The first thing we do is paint out where we want the finished green edge to be. This gives us a good idea of how much of the perimeter we need to strip off in order to achieve this new green shape.
Starting with the bunker renovation in 2012-2013, we have been working very hard to keep all of our renovation projects consistent with the goal of recapturing the vintage allure of the golf course which dates back to the golden age of golf architecture. The golden age of golf architecture is basically that period between 1910 and 1937 when most of the top 100 golf courses in America were built. Tacoma's American Lake course opened in 1906, but it was the great renovation of 1923 that resulted in the playing field that we enjoy today. In the last 100 years, there's been a few major construction projects, but the bones of the golf course are still much like they were in the beginning. With that said there are still some things that have changed just simply because it's hard to stop change. These are the changes that are happening right before our eyes, but they happen so slow that many people never notice they're happening at all. A good example of this is the growth of the trees. It literally can take generations before a tree causes problems. Of course now that Tacoma is well over 100 years old, there are many trees that are causing problems, and that is something we're addressing today. Another problem that occurs slowly over time is edge migration. The edges of bunkers migrate (see my post about this CLICK HERE), and so do the edges of putting greens. With respect to the putting greens we've been working hard to recapture lost putting surface and also push greens out to create new areas. In order to do this we first remove the collar dams, or "build up" of topdressing sand around the greens perimeter (CLICK HERE to read more about collar dam removal). Once the excess sand is removed and the grass is put back, we can then start mowing the green out to where we want it. Here's a series of pictures for this process which we recently completed on the 2nd green.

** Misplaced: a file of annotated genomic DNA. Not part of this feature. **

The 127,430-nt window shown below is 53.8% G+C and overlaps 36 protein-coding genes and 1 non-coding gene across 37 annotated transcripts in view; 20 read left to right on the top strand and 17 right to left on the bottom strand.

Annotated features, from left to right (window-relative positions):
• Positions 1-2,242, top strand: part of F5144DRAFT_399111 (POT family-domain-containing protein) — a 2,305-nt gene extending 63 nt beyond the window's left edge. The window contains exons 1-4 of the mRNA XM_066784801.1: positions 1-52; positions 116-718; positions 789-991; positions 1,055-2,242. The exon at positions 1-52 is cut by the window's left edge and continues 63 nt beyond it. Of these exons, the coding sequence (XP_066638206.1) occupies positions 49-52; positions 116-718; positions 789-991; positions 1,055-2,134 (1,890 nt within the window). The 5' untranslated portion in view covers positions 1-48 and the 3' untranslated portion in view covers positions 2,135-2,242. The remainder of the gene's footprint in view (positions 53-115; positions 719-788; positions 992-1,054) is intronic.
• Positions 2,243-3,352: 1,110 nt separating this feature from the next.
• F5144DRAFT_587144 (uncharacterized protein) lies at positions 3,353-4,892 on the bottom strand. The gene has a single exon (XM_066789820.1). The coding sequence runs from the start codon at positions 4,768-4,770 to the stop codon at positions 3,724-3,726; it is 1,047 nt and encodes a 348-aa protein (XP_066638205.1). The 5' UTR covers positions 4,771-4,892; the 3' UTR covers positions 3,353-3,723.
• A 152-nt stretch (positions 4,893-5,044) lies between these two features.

The next step is to cut the grass with a sod cutter and then roll it up and set it aside.
Here you see the grass has been put back, the edge is repainted and we've started mowing the new green areas. It takes several months to train the grass down to the shorter mowing height. It takes maybe a year or so of regular mowing and topdressing before the new areas are good and smooth.
We've completed this process on 14 greens so far and the new green shapes have created many interesting conversations. The new green shapes have many straight edges and corners with an overall squarish look. Many folks have said they aren't too keen on the new look and many folks say they love it. Well let's just say the new look is really an old look, and very much consistent with the original golf course in 1906 (click HERE for a map of the first course at the American Lake site), and also after the great redesign in 1923 (Click HERE to see a map of the course after the 1923 redesign). You can still find squarish looking greens at some of the greatest clubs in America like at Chicago GC (Click HERE), but many of those great old clubs have had renovations to their greens, and the vintage look became less fashionable. Most recently, several golf courses have undergone renovations with an emphasis on restoration. Like us, they are trying to recapture the vintage allure, and the brilliance of some of the great golf course architects of the past. There's no better example of this than what we just saw this past year at the U.S. Open hosted by Winged Foot. Click HERE to see a great blog post on this project. Also, click HERE to see some great stuff put out by the USGA on this very subject. Interestingly, Winged Foot was built in 1923, the same year Tacoma unveiled it's newly renovated golf course which is essentially the same golf course we enjoy today.